Buffalo and Industrial Biochar

I got to take a long weekend attending a wedding party in Edmonton for a niece. Good times by all. I chatted up a couple of my favorite subjects and picked up a few tidbits and clarified an idea or two.

The first is that buffalo herds are becoming very visible in Northern Alberta. this suggests that the critical mass exists for a huge herd expansion. More importantly, if they were not economic and easy to ranch, this would not be happening. I am told that they are commonly mixed with beef and have obviously become very fence trained. This was the big concern at the very beginning.

What this tells me is that buffalo have been completely accepted into our animal husbandry culture and that there are plenty of farmers moving into the business. We will all live to see millions of animals from the current 500,000 stock. I also know that a number of plains Indian reservations are actively building herds. There is a certain irony in having the descendants of those icons of the great plains take a leading role in buffalo husbandry.

I also got to talking about biochar and terra preta.. I realized that my hesitancy over using a small ten to twenty ton shipping container as a biochar kiln on the farm is misplaced.

A smaller metal kiln would need a daily charge of 10 to 20 tons of plant waste. If the plant waste is corn stover or bagasse, we are processing one hectare's waste on a daily basis. This should, with normal crop management, draw from a one mile radius which is very typical of the large modern farm. This could be operated on a continuous basis throughout the year.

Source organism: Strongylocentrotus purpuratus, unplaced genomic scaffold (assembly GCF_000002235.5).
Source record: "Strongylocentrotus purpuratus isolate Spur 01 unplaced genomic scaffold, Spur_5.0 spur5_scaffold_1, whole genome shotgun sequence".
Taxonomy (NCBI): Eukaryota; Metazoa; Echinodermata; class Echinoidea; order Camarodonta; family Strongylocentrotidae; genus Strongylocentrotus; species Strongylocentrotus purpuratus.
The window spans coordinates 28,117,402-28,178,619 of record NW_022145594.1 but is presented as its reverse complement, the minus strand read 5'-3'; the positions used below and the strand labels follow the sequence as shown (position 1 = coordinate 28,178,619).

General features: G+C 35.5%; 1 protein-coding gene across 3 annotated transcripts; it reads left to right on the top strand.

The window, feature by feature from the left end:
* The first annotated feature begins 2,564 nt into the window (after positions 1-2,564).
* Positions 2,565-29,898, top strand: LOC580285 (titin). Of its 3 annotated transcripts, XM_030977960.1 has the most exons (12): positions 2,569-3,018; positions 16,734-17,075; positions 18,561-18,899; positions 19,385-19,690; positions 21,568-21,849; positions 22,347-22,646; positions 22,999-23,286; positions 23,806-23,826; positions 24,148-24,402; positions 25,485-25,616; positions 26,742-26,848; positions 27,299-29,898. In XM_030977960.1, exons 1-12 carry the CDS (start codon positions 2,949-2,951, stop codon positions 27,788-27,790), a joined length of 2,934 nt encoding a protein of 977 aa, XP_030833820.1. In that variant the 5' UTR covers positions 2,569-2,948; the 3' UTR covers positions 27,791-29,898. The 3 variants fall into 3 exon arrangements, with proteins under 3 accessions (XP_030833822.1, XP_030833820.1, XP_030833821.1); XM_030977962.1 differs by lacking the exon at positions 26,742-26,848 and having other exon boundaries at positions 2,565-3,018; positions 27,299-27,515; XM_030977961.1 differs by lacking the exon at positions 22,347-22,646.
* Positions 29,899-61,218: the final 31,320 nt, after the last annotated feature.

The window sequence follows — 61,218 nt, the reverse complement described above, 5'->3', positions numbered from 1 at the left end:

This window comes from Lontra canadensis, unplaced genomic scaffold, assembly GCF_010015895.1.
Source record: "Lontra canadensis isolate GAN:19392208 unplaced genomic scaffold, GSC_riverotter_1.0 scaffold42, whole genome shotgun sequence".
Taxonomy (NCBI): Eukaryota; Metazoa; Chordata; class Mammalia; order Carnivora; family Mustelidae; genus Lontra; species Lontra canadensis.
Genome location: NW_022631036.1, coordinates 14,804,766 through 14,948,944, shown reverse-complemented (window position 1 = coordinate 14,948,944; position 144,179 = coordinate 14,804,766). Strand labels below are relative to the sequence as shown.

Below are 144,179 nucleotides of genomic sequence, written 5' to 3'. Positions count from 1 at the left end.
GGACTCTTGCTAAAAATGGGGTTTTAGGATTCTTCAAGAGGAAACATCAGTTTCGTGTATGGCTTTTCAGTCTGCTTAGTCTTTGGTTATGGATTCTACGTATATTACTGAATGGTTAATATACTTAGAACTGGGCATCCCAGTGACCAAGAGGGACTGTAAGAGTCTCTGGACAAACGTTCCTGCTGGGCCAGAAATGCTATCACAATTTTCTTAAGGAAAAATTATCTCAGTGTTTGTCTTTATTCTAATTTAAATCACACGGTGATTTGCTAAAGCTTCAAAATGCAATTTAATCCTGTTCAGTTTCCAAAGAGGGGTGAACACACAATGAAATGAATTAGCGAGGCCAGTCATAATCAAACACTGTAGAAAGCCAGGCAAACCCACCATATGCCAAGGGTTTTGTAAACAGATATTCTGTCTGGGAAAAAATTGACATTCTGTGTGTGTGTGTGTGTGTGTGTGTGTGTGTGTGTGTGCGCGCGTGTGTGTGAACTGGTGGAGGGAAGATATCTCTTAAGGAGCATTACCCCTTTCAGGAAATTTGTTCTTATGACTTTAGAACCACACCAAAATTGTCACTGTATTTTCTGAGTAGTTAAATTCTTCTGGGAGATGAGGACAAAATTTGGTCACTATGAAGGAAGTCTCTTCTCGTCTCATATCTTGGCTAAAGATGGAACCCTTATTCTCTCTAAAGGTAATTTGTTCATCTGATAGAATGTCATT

It would be necessary to store the waste in a convenient form next to the kiln and it would be necessary to also store the biochar product until the time for putting it back into the soil. Once the waste is harvested though, the actual production process could be made into a simple daily chore with a little equipment or even just a large front end shovel.

The oven itself (you may wish to review my earlier postings on shipping container incinerator design) been of two lung design will not leak and all the volatiles driven off go directly back into the heat production cycle. It may be possible at some added expense to capture a part of the volatiles as a byproduct.

Because the container is a sealed device, the packing ratio is not nearly so critical as in the earthen kiln design needed by pre-industrial farmers. In fact it would be convenient to chop the stover as is done anyway, and then to blow the material into wagons and holding bins from which it can be then blown into the kiln. There is a good chance that fairly simple modification of existing equipment will solve the technical problems.

Any such dedicated system is also ideal for disposing of unwanted straw bales and any other agricultural waste.

The important concern, is that we are now describing a system that can be made as automatic as your washer dryer and as time saving. The actual burn process itself is easily monitored and controlled with a little in the way of electrical control systems. It should no longer matter even if you are burning a partial load, as long as the space itself is filled to prevent too many hot spots of full combustion.

The capital cost of such a system is potentially very low with the nasty wild card been the very high temperature bricks needed for the small second lung. The rest can be assembled by any backyard mechanic once the design is tested and shaken out.

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